About this book
The importance of real space imaging and spatially-resolved spectroscopy in many of the most significant problems of surface and interface behaviour is almost self evident. To join the expertise of the tradi tional surface scientist with that of the electron microscopist has however been a slow and difficult process. In the past few years remarkable progress has been achieved, including the development of new techniques of scanning transmission and reflection imaging as well as low energy microscopy, all carried out in greatly improved vacuum conditions. Most astonishing of all has been the advent of the scanning tunneling electron microscope providing atomic resolution in a manner readily compatible with most surface science diagnostic procedures. The problem of beam damage, though often serious, is increasingly well understood so that we can assess the reliability and usefulness of the results which can now be obtained in catalysis studies and a wide range of surface science applications. These new developments and many others in more established surface techniques are all described in this book, based on lectures given at a NATO Advanced Study Institute held in Erice, Sicily, at Easter 1987. It is regretted that a few lectures on low energy electron diffraction and channeling effects could not be included. Fifteen lecturers from seven different Countries and 67 students from 23 Countries and a wide variety of backgrounds attended the school.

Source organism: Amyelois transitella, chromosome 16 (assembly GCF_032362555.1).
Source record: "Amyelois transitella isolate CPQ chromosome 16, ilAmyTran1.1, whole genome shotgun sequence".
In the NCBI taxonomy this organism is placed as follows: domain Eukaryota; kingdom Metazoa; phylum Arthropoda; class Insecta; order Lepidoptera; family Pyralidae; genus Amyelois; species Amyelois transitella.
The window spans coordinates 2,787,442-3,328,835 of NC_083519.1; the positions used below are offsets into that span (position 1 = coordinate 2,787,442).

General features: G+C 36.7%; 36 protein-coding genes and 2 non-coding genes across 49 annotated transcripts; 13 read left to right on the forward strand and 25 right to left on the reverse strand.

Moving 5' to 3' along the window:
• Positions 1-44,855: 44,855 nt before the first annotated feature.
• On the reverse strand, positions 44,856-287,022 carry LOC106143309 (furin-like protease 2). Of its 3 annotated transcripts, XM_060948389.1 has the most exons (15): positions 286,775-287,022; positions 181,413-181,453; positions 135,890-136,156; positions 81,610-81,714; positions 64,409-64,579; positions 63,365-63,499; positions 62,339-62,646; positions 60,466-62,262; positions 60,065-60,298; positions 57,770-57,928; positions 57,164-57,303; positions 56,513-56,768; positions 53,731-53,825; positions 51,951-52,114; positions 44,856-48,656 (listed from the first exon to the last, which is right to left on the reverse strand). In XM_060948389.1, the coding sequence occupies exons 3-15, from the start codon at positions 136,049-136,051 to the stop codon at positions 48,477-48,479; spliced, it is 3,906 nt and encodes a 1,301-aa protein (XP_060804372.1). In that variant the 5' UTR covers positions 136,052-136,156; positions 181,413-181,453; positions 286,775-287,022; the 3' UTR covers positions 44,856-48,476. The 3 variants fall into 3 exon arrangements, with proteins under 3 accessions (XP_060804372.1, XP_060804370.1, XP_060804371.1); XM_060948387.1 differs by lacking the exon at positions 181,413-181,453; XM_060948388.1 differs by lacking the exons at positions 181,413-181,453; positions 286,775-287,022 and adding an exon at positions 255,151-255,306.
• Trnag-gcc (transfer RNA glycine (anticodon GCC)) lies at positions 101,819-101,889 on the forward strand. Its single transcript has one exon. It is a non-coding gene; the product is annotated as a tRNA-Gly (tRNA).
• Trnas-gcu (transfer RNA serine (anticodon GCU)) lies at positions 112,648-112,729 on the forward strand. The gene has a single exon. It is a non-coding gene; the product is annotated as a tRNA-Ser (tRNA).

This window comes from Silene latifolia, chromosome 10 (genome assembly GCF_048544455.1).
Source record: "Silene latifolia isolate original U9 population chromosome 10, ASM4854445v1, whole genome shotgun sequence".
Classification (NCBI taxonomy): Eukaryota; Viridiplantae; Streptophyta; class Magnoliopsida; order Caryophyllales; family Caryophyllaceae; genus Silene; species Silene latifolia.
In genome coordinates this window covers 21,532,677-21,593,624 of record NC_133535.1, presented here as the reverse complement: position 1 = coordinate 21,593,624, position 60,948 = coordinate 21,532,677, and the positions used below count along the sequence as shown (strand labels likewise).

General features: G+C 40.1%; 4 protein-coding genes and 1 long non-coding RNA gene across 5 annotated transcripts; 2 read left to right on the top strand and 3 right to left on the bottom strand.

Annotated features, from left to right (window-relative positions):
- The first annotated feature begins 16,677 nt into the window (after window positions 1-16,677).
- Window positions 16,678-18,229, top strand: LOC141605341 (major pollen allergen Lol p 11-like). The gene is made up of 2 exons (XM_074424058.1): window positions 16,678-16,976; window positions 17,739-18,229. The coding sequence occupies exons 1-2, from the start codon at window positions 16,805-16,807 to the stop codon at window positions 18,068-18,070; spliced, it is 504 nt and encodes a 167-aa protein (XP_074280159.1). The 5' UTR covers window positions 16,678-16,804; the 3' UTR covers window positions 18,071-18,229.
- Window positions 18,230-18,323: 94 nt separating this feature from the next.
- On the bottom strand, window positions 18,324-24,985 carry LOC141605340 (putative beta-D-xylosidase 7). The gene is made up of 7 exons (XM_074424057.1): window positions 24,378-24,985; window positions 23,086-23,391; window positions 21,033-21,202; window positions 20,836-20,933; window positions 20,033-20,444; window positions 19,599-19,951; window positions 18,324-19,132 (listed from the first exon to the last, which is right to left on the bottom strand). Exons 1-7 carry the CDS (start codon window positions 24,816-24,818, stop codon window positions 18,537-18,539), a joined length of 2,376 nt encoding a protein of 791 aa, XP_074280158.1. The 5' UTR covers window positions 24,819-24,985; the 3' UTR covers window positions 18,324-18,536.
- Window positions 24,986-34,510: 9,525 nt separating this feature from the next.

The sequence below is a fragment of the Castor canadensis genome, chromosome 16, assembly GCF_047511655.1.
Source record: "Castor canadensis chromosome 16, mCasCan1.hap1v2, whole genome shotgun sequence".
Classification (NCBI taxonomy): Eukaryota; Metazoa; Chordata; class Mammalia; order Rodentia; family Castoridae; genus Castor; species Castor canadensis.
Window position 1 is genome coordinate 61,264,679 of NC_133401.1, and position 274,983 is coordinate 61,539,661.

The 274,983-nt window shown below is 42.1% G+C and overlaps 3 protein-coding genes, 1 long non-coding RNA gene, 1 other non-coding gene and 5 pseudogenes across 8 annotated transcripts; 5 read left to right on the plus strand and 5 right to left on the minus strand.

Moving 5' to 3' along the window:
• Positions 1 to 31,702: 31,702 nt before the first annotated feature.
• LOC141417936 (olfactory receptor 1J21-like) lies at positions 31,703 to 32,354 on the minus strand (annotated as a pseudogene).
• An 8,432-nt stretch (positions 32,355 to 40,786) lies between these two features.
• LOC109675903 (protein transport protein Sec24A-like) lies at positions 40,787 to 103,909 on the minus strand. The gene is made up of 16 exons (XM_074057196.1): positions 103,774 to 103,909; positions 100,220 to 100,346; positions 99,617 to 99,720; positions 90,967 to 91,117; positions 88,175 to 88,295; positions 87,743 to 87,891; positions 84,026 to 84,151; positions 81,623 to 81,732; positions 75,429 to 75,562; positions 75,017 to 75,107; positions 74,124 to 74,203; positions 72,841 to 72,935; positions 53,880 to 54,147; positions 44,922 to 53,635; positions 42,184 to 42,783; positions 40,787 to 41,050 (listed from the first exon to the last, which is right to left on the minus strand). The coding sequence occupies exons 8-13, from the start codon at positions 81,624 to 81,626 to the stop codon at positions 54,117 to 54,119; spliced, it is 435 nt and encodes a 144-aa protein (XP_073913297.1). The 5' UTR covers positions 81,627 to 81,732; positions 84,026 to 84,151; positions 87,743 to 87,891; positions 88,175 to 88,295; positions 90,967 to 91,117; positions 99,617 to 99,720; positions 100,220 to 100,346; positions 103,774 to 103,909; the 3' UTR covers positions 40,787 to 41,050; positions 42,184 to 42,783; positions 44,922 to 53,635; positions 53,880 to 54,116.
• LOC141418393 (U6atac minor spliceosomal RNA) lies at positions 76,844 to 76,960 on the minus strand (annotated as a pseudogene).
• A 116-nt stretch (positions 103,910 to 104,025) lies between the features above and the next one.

electron electron microscope microscopy spectroscopy surface science